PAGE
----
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Florida Pastor Terry Jones’ son, church ally say Koran burning rally ‘one hundred percent off’

The New York Daily News is reporting that “Hate pastor Terry Jones’ Koran burning is one hundred percent off.”

Terry Jones addresses the media

The paper said that the controversial rally planned by the Florida pastor on Saturday’s 9/11 anniversary has been “one hundred” percent cancelled, church ally and evangelical leader K.A. Paul told Agence Free Presse (AFP).

Paul, an evangelical minister orginally from Andhra Pradesh in South India, said at a Friday press conference, “I want to be clear and confirm one hundred percent that there will not be Korans burning tomorrow at 6 p.m. as was planned.”

Jones’ son Luke also confirmed the rally’s cancellation to the Associated Press (AP.)

Earlier Friday, Rev. Jones threatened to go through with the burning unless he received a call from New York imam Feisal Abdul Rauf confirming that he would move the location of a mosque set to be built two blocks from Ground Zero. He set a two-hour deadline for Rauf to make contact.

Though the call never came, Jones backed down on his Koran-torching plan, which President Barack Obama publicly slapped Friday without uttering the reverend’s name.

“With respect to the individual down in Florida,” Obama said, referring to Jones, “the idea that we would burn the sacred texts of somebody else’s religion is contrary to what this country stands for.”

The New York Daily News went on to say that the announcement of the cancelled holy book burning came hours after Jones’ estranged daughter begged her dad to abandon the stunt.

“Papa don’t do it,” Emma Jones said she wrote in an e-mail to her father.

“I think his plan is so awful,” she told the German magazine Der Spiegel. “I implored him to consider the consequences, not just for him but for the whole world.”

Jones, who lives in Germany, where her dad ran a church in Cologne until moving to Gainesville in 2008, said her father has not responded.

“I don’t know what’s going through his head,” she told the magazine. “I think he has gone crazy. But I am convinced that he thinks his plan is both correct and good.”

The New York paper said that on Thursday, Jones claimed that he received a “sign from God” and that Rauf had agreed to move the controversial Islamic Center from its proposed site in Lower Manhattan.

Rauf said he never ever spoke with the preacher and reiterated Friday that no meeting had been set up.

“I am prepared to consider meeting with anyone who is seriously committed to pursuing peace,” Rauf said. “We have no such meeting planned at this time.” Rev. Jones said Friday he still planned to fly to New York to meet with Rauf.

In his Friday speech, Obama also denied that he had elevated the obscure preacher by having Defense Secretary Robert Gates call the preacher personally to stop the book burning. He said the call was made to protect U.S. forces serving in Islamic countries.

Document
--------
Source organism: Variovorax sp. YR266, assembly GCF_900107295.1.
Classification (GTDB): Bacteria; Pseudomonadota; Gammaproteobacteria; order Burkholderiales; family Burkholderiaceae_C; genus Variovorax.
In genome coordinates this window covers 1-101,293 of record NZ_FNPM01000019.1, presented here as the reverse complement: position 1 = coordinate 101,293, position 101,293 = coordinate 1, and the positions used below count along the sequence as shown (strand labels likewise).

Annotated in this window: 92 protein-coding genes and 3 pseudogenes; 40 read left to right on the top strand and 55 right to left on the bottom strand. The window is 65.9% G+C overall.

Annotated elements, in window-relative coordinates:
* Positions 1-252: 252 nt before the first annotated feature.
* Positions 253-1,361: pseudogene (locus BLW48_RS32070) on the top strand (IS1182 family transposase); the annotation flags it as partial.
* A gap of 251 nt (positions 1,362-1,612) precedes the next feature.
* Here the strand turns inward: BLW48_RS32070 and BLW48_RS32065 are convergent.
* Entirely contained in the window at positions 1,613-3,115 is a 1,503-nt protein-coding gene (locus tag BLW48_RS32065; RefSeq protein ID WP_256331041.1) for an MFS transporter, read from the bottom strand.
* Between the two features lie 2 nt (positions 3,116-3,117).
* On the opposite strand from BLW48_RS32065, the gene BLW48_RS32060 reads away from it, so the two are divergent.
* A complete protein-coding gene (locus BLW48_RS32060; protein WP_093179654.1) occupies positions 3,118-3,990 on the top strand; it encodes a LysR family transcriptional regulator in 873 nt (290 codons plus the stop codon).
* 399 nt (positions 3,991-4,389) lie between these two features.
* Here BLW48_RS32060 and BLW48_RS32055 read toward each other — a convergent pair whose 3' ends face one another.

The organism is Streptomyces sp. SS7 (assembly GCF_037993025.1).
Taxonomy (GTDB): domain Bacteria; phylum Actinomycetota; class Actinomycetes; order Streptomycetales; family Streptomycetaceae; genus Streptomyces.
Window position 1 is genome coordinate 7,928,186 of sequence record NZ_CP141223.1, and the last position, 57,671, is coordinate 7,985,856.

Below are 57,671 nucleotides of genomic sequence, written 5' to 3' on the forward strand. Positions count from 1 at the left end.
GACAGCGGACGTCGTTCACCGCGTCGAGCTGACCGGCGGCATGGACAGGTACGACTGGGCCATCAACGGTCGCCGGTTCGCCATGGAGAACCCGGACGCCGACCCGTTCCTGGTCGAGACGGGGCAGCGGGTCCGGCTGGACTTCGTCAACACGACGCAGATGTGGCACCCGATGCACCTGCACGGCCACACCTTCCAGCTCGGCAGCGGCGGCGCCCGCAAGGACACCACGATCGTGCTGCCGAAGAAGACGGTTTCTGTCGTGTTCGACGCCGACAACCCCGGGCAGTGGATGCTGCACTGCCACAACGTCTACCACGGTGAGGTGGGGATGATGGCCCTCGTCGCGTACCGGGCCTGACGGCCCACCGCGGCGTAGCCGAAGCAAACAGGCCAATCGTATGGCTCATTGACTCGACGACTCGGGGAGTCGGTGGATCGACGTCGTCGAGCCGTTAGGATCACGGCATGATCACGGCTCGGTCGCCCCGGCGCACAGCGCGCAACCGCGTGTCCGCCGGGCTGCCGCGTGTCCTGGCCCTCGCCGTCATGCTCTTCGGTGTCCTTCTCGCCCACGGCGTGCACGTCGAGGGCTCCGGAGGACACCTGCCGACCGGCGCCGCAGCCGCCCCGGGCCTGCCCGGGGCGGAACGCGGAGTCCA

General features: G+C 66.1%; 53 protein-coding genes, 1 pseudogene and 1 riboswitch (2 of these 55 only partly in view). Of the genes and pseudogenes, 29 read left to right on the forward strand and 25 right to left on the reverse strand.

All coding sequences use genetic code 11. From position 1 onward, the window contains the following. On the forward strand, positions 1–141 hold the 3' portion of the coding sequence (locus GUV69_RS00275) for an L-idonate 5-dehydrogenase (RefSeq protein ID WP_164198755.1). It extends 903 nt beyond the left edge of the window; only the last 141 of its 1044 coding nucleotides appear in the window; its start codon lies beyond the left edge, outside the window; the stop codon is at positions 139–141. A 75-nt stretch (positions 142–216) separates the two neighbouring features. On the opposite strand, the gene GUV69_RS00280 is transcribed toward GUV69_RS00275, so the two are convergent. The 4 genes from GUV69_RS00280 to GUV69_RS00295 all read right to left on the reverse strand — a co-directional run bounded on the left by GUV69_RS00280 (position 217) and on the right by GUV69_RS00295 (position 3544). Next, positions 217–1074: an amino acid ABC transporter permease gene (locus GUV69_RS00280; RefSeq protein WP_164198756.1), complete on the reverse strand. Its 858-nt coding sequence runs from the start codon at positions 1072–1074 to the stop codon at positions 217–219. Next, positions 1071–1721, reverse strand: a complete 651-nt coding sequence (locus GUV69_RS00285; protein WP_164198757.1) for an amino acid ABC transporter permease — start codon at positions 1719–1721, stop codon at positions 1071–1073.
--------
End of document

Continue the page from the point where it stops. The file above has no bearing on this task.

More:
Afghan protesters shout slogans during a protest against an American church’s plans to burn the Koran on the anniversary of the September 11 attacks, in Kabul, September 6, 2010.
(Photo credit: Reuters/Mohammad Ishaq)

“I am also the commander-in-chief and today we are seeing riots” in Afghanistan and Pakistan “that threaten our young men and woman in uniform,” Obama said.

A Koran burning “can cause us profound damage,” the president went on to say. “It is the best imaginable recruiting tool for Al Qaeda.”

Some Muslim extremists have already seized on the Florida pastor’s threat to promote their own agenda.

Hamas leader Ismail Haniya called Jones a “religious criminal” and “retard that expresses a Western-retarded mentality” CNN reported.

Gainesville pastor Terry Jones previously led evangelicals in Germany

In a story that appeared today (Friday, September 10, 2010) by Tara Bahrampour and Michelle Boorstein in the Washington Post, said: “Terry Jones, the pastor with the handlebar mustache whose plan to burn Korans on Sept. 11 caused international outrage, has left a colorful trail that spans the Atlantic Ocean, culminating in a surreal gathering in front of his church in Gainesville, Fla.”

They went on to say, that he had a “complicated past in Europe,” adding, “Although Terry Jones, 58, has been connected to Dove since the 1980s, he returned full time last year after he reportedly was kicked out of a charismatic evangelical church that he led for almost three decades in Cologne, Germany. He was sent to Germany by Dove founder Donald Northrup, and founded the Christian Community Cologne, according to the Gainesville Sun.

“As a new church with ‘challenging teaching and modern music,’ it appealed to young people, so much that by the mid-1990s, the number of churchgoers grew to nearly 1,000, according to Pro, a Christian magazine in Germany that interviewed several former members. By then, they said, Jones was no longer spreading the Gospel so much as ‘creating his own empire.’

“According to an article the magazine published this week, Jones introduced a strict hierarchical structure that ‘functioned on the basis of command and obedience and created a climate of fear and control.’ The magazine said Jones and his wife, Sylvia, saw themselves as ‘the divinely ordained head of the community, which could not be undone by anyone mortal.’”

After the circus-like atmosphere that has swirled around this controversy, many of Jones’ critics will no doubt hope that he will disappear from the scene so those who lost loved-ones in the 9/11 attacks nine years ago, can remember them with the dignity that they deserve.

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